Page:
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Are the good law blog niche subjects already taken?

Earlier this week Steve Rubel appeared on Canadian TV to discuss blogging. In part of his interview Steve maintained it’s “difficult today to build a profitable blog since many of the big niches are taken.”

Reminded me of the concern of many LexBlog clients. That being we don’t want to start a niche law blog on a subject that already has a number of successful law blogs.

Thinking that way is short sighted. Look at a blog as your way of entering into an ongoing conversation with thought leaders and influencers who are discussing issues germane to your niche and of interest to your clients and prospective clients. Look at your blog as a way of demonstrating that you’re listening (the first part of a conversation) to the concerns of clients and prospective clients by sharing information and insight of value to them.

You enter that conversation to engage clients, prospective clients, referral sources and the influencers of those three (bloggers, reporters, association leaders and the like). Engaging people in conversations results in real and meaningful relationships. Relationships that lead to new work.

This sort of blogging is aptly called networking through the Internet. And not just random networking. Strategic networking with your target audience.

Sounds a lot like networking offline, doesn’t it? Getting out to functions to press the flesh and schmooze with potential clients. Old school, traditional, and conservative are the labels our new client law law firms call this sort of marketing.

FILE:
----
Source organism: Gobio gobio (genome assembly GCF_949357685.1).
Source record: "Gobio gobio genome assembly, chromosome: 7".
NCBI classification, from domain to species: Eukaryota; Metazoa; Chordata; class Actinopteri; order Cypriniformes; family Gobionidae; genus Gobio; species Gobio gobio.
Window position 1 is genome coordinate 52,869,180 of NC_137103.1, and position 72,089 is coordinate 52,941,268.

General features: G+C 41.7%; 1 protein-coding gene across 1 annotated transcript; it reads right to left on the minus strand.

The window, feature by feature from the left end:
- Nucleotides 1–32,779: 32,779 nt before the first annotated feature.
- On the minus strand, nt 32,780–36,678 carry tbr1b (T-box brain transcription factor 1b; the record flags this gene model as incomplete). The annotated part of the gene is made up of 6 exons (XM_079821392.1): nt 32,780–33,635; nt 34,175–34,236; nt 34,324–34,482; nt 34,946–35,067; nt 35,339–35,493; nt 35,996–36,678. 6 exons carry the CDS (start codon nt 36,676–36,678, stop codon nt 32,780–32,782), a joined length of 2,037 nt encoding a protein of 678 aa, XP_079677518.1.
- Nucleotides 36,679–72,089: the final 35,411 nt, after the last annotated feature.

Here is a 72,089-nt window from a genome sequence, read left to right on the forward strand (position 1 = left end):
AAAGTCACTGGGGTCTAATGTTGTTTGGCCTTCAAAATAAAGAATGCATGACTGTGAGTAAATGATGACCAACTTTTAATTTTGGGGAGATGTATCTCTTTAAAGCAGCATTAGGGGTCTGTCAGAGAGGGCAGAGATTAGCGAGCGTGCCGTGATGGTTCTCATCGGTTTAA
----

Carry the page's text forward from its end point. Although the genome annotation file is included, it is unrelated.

Would you ever say your law firm is going to stop networking to get work in your niche because there are other lawyers out doing that work and doing a little networking of their own? Would you turn down a conference invite to speak to a room full of potential clients because another lawyer was on the same panel? Probably not.

Blogging is the same. You’re a lawyer who wants to work in a particular area of the law for a certain type of client. Now go make it happen by networking with your target audience. Don’t ‘stay in the office’ and not come out because there are some other blogs on the topic.

Large portions of networking for the legal profession is moving online. Lawyers network through the Internet via blogs and other tools with the ease and effectiveness of a lawyer working a room 39 years ago.

You may decide that an area of the law or industry segment is not ripe for growth. You may decide that the incremental revenue opportunities don’t merit the investment you’ll need to to make to get work in an area of law or industry. Those are separate issues holding a lot of merit.

But like 30 years ago, don’t shy away from networking in areas of the law or in industry segments you have strategically decided to go after because another lawyer or law firm is already blogging in the space.

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